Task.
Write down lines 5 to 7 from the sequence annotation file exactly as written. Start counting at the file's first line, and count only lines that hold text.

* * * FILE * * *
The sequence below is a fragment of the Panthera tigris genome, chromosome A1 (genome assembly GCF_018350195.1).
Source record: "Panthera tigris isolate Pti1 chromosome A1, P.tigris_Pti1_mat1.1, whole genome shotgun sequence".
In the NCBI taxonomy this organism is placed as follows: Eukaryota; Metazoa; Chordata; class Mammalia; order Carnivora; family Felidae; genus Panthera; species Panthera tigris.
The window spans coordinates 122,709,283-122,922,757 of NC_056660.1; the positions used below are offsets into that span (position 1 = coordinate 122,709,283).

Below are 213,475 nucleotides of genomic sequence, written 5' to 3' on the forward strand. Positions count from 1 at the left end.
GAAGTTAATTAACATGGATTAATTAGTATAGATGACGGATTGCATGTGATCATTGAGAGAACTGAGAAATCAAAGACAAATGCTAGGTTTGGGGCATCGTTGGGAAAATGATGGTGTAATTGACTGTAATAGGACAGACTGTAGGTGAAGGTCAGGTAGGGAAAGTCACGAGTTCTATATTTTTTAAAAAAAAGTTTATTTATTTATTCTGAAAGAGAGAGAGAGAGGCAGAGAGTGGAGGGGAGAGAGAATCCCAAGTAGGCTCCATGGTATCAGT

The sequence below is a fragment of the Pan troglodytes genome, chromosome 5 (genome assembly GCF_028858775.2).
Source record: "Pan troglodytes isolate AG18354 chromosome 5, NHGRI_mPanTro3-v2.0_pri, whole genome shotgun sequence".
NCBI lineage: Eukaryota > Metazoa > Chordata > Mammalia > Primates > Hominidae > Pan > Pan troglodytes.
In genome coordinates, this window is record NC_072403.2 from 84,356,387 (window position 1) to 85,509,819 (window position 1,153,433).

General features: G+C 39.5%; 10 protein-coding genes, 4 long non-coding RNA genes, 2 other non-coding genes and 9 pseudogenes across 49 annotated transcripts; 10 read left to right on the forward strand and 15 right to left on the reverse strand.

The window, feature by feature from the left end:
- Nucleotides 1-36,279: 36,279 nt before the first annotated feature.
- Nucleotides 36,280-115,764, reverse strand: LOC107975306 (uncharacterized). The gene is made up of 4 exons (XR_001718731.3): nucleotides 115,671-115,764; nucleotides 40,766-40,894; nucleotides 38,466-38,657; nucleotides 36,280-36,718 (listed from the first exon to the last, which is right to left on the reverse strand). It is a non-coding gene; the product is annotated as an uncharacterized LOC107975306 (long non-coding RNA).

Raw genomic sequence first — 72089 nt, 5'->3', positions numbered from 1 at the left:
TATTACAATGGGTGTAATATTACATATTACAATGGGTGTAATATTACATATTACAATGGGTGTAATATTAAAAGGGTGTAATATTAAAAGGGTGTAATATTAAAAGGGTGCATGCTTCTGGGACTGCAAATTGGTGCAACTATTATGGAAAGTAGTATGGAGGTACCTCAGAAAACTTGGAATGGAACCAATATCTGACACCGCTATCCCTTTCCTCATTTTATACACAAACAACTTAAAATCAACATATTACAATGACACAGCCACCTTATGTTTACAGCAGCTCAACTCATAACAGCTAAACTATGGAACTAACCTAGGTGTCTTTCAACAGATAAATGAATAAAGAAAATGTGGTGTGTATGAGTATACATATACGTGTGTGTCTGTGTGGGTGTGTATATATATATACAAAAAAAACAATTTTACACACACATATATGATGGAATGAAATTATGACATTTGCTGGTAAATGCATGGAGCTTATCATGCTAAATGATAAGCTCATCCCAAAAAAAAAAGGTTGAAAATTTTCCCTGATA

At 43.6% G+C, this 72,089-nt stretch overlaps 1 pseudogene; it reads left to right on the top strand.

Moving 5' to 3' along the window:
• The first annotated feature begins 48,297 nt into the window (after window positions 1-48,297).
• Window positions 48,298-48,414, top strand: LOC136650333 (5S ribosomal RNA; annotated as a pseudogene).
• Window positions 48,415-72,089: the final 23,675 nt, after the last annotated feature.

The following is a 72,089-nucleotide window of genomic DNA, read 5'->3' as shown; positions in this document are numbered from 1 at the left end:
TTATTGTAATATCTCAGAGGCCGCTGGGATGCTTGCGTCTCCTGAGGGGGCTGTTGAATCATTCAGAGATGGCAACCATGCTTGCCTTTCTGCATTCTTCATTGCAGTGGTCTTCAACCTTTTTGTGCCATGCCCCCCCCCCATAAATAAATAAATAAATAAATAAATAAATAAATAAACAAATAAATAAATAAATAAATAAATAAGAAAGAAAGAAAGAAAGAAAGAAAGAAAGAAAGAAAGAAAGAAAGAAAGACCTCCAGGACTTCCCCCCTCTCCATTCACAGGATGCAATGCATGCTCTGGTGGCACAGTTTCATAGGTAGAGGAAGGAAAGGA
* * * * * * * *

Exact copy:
Below are 213,475 nucleotides of genomic sequence, written 5' to 3' on the forward strand. Positions count from 1 at the left end.
GAAGTTAATTAACATGGATTAATTAGTATAGATGACGGATTGCATGTGATCATTGAGAGAACTGAGAAATCAAAGACAAATGCTAGGTTTGGGGCATCGTTGGGAAAATGATGGTGTAATTGACTGTAATAGGACAGACTGTAGGTGAAGGTCAGGTAGGGAAAGTCACGAGTTCTATATTTTTTAAAAAAAAGTTTATTTATTTATTCTGAAAGAGAGAGAGAGAGGCAGAGAGTGGAGGGGAGAGAGAATCCCAAGTAGGCTCCATGGTATCAGT

The sequence below is a fragment of the Pan troglodytes genome, chromosome 5 (genome assembly GCF_028858775.2).